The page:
Anti-inflammatory effects of probiotics and their metabolites: Possible role for epigenetic effects

Nursén Türker, Zheng Quan Toh, Tom C. Karagiannis, Paul V. Licciardi

Research output: Chapter in Book/Report/Conference proceedingChapter (Book)Researchpeer-review

Abstract

It may well be the case that an important part of future medicine is directed not only in the development of novel therapies which restore gut microbiota but also in the administration of preventative strategies through dietary intervention. Dietary changes contribute to 57 % of the total structural variation in gut microbiota, whereas genetic differences attribute no more than 12 %. As such a diet that is rich in complex carbohydrates not only promotes a healthy gut microbiota but also boosts the production of immunomodulatory short chain fatty acids (SCFA) which have HDAC inhibitory properties. Histone deacetylase inhibitors (HDACi) have been observed across a wide range of naturally derived compounds which include sulforaphane from broccoli, diallyl disulfide from garlic, and curcumin from turmeric. Identification of potent anti-inflammatory effects of dietary compounds is worth investigating, particularly due to wide accessibility by the general public. Although our current knowledge of restoring gut microbiota through administration of probiotics and their metabolites and naturally derived HDACi is not complete. Future research is required to understand the mechanistic actions and pharmacokinetics involved in dietary HDACi and probiotics to aid in future developments of therapeutic modalities for the treatment of chronic inflammatory diseases. In this chapter we discuss the inflammasomes related in health and disease and outline current and novel therapies for the treatment of chronic inflammatory diseases including allergies, inflammatory bowel diseases, metabolic syndromes, and autism spectrum disorders.

Original languageEnglish
Title of host publicationMolecular Mechanisms and Physiology of Disease
Subtitle of host publicationImplications for Epigenetics and Health
EditorsNilanjana Maulik, Tom Karagiannis
Place of PublicationNew York
PublisherSpringer
Pages127-150
Number of pages24
ISBN (Electronic)9781493907069
ISBN (Print)9781493907052
DOIs
Publication statusPublished - 18 Apr 2014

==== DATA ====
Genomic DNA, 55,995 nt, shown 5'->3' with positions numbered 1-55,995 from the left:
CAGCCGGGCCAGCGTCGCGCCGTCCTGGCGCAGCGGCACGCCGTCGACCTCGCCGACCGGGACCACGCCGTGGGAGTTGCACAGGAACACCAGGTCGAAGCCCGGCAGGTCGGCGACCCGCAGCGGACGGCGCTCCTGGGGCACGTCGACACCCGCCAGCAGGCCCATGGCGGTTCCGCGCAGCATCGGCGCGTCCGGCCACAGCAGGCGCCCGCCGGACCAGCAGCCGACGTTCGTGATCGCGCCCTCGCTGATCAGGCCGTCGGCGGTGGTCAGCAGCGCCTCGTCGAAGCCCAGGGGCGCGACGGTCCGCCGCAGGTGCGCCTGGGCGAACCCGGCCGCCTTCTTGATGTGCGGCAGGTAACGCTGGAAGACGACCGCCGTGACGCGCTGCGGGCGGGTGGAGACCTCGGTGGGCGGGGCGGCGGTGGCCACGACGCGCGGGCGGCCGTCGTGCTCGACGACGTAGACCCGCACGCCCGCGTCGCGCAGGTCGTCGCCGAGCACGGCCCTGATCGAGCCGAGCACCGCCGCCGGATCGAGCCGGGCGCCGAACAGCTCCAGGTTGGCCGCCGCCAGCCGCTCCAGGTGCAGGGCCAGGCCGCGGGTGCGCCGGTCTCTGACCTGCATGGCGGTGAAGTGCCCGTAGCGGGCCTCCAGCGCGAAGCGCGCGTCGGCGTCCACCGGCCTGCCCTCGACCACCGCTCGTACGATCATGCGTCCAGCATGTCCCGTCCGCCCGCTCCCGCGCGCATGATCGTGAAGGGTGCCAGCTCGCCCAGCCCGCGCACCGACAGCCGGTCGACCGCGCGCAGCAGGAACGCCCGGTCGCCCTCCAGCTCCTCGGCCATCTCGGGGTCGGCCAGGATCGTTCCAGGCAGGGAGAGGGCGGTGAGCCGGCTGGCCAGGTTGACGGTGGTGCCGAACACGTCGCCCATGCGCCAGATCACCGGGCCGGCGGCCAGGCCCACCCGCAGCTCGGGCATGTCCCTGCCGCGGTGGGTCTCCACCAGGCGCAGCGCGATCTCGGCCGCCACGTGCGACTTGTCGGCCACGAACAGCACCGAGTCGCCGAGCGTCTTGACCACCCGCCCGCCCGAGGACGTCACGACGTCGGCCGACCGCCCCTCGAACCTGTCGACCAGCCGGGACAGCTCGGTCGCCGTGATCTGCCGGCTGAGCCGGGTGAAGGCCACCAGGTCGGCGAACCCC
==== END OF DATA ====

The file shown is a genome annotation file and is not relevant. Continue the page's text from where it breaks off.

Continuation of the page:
Externally publishedYes

Keywords

  • Histone deacetylase inhibitors
  • Inflammation
  • Metabolites
  • Probiotics
  • Short chain fatty acids

Cite this

Türker, N., Toh, Z. Q., Karagiannis, T. C., & Licciardi, P. V. (2014). Anti-inflammatory effects of probiotics and their metabolites: Possible role for epigenetic effects. In N. Maulik, & T. Karagiannis (Eds.), Molecular Mechanisms and Physiology of Disease: Implications for Epigenetics and Health (pp. 127-150). New York: Springer. https://doi.org/10.1007/978-1-4939-0706-9_5
Türker, Nursén ; Toh, Zheng Quan ; Karagiannis, Tom C. ; Licciardi, Paul V. / Anti-inflammatory effects of probiotics and their metabolites : Possible role for epigenetic effects. Molecular Mechanisms and Physiology of Disease: Implications for Epigenetics and Health. editor / Nilanjana Maulik ; Tom Karagiannis . New York : Springer, 2014. pp. 127-150
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Türker, N, Toh, ZQ, Karagiannis, TC & Licciardi, PV 2014, Anti-inflammatory effects of probiotics and their metabolites: Possible role for epigenetic effects. in N Maulik & T Karagiannis (eds), Molecular Mechanisms and Physiology of Disease: Implications for Epigenetics and Health. Springer, New York, pp. 127-150. https://doi.org/10.1007/978-1-4939-0706-9_5

Anti-inflammatory effects of probiotics and their metabolites : Possible role for epigenetic effects. / Türker, Nursén; Toh, Zheng Quan; Karagiannis, Tom C.; Licciardi, Paul V.

Molecular Mechanisms and Physiology of Disease: Implications for Epigenetics and Health. ed. / Nilanjana Maulik; Tom Karagiannis . New York : Springer, 2014. p. 127-150.

Research output: Chapter in Book/Report/Conference proceedingChapter (Book)Researchpeer-review

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Türker N, Toh ZQ, Karagiannis TC, Licciardi PV. Anti-inflammatory effects of probiotics and their metabolites: Possible role for epigenetic effects. In Maulik N, Karagiannis T, editors, Molecular Mechanisms and Physiology of Disease: Implications for Epigenetics and Health. New York: Springer. 2014. p. 127-150 https://doi.org/10.1007/978-1-4939-0706-9_5